{ 1 => 100, 2 => 200, 3 => 300 }

$> keys A
ERROR: Type of arg 1 to keys must be hash (not constant item) at (eval
13) line 3, at EOF
$> keys %A
()
$> (keys %{A})
Ambiguous use of %{A} resolved to %A at (eval 18) line 1, <IN> line 8.
()

To get the keys of a constant hashref you first need to learn that a constant is actually a function. You can leave off the parentheses to call a function in perl, but in this case you have to call the function to make perl happy.

$> (keys %{A()})
(1, 3, 2)

Ltchinese 0.1 release

I've given one of my old projects, ltchinese, an official release on PyPI, the Python Package Index.

I followed this excellent guide to make the package and publish it to PyPI. This is my first real open source Python package.

ltchinese is a small library of tools I built up when creating some of my Chinese language learning pages Ocrat mirror site, Mandarin phonetics table, etc.). It would be useful for developers that are building tools or web apps that deal with the Chinese language. It also includes a programmatic interface to some of the data on my site.

There is also documentation available (which is hosted by PyPI, cool).

I also got my first bit of feedback that someone was able to use the library for something useful. Thank you Vathanan!

Psychological randomness

If you ask a person to give you a 'random' number from 1 to 20, you are more likely to hear some numbers than others. There have been experiments that numbers like 13 or 17 sound more random than numbers like 10 or 20. For example:

Results revealed that for the entire sample the greatest percentage of tickets chosen for the first four selections were "random" tickets. Further, the most commonly cited reason for selecting and changing a lottery ticket was perceived randomness. -- Underlying cognitions in the selection of lottery tickets

Despite having an equal chance of being picked from a hat, certain combinations of numbers are perceived as more random than others.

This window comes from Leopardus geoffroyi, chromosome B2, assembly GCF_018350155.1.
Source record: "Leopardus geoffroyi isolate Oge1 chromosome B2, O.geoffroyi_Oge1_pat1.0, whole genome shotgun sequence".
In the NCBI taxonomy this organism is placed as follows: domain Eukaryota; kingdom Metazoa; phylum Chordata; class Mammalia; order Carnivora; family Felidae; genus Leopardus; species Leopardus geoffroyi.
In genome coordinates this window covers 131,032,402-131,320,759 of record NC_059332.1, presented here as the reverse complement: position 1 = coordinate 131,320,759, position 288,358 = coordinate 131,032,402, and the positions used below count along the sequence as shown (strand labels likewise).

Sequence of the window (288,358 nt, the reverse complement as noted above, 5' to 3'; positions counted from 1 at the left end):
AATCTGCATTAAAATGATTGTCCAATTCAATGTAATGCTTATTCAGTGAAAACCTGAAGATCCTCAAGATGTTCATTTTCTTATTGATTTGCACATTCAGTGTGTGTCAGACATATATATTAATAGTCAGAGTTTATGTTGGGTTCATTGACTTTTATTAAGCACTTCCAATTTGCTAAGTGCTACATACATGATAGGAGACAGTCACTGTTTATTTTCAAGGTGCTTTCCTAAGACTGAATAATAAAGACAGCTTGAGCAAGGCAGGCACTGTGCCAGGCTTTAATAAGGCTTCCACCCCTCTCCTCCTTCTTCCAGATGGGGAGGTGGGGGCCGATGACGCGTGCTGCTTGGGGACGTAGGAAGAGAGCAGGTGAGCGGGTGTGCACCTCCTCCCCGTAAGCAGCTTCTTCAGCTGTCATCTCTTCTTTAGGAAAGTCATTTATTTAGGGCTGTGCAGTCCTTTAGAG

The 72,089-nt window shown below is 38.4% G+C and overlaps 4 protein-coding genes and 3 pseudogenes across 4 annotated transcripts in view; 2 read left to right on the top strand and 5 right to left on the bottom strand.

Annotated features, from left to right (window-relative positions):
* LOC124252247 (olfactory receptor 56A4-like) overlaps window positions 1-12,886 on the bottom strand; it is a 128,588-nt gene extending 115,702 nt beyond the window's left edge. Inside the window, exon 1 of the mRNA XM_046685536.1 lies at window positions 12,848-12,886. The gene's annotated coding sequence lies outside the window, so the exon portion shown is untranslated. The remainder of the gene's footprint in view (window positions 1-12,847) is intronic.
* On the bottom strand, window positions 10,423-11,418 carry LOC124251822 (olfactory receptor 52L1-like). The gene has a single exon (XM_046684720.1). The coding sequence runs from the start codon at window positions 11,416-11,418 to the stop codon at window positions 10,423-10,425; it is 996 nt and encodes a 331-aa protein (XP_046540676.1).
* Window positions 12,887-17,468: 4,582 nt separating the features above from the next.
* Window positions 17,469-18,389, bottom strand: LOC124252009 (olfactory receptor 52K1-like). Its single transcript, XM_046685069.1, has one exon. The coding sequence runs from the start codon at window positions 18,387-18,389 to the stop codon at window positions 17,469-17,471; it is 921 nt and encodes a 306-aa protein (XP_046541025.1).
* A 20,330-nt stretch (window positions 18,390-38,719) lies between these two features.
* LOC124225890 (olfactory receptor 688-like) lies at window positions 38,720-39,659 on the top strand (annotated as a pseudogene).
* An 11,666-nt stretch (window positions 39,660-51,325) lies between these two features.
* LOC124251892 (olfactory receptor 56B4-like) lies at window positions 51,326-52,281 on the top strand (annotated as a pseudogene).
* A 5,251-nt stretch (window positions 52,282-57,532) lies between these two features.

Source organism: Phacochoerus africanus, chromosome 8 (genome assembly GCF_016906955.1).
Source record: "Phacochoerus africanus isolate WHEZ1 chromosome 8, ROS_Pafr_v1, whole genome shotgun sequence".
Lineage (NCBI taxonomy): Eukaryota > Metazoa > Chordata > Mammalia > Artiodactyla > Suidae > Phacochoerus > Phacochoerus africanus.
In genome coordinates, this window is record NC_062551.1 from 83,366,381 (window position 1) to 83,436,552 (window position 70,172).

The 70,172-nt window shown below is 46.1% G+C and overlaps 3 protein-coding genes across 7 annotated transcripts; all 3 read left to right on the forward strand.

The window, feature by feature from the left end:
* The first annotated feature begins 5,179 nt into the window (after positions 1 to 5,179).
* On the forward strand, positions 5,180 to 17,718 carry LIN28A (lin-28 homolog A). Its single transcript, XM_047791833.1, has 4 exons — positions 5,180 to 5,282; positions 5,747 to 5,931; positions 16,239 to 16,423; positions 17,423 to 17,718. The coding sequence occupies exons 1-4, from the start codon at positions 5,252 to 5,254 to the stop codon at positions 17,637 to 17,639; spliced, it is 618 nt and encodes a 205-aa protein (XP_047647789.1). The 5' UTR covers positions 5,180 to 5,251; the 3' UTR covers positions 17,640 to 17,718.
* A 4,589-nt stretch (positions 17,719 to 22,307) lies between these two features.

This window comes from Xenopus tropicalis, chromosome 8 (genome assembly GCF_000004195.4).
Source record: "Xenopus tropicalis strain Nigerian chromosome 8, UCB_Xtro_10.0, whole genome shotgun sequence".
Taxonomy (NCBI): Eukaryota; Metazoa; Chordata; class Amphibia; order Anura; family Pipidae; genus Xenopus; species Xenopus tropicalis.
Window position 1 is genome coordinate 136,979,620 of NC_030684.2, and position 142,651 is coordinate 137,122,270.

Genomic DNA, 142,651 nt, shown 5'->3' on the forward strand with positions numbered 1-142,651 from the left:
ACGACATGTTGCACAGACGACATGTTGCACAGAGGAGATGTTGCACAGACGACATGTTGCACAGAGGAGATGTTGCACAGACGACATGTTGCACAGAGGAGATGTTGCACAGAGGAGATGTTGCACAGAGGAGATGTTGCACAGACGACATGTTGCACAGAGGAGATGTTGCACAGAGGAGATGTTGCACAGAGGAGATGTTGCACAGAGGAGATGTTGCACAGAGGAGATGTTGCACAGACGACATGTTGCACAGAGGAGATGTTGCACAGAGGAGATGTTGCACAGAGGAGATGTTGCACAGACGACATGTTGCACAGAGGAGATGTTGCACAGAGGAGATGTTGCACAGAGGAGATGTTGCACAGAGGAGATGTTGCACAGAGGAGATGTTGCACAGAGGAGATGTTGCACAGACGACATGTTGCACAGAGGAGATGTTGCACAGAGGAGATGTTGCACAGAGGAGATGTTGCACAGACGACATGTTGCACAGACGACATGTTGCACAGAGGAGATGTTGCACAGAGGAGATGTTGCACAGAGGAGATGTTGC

Aside: Also see The Secret Lives of Numbers for something related, and awesome. It's shows how popular numbers are in search results. Phone numbers, tax forms, zip codes, famous dates, etc. show up more often than other more 'random' numbers and create some interesting patterns.

So, sometimes psychological randomness is more important than true randomness when dealing with perception.

One of the things I dislike about the program I use to play music (Foobar 2000) is that that the "Random song" button will pick the same song twice in a row. For a random number generator, that is a fine result, all numbers should have an equal chance of being picked. However, for the purpose of a music player, we don't want a "real" random number. Most people use a "Random" or "Shuffle" feature to listen to new songs. How often do you want to hear the same song twice in a row? If you want to hear the same song twice, why would you even use the "Random" feature in the first place?

I think "psychological randomness" should be one of the primary goals for any shuffle / random feature.

The easiest thing to do would be to keep a list of recently played tracks (at least ten), and when picking the next song, re-pick if the song is on that list. Another thing you could do is keep a shuffled version of the original list (a random permutation, then pick songs in order from that list.

But, once you start going down this path, it could be hard to stop! Would it be 'random' for two songs from the same artist to play? Same album? The more data you look at about the song (artist, album, title, user rating, genre, lyrics, mood), the smarter your randomization could be. You could build your own Recommendation system based on that song metadata, like Pandora.

Illustration of a grassy knoll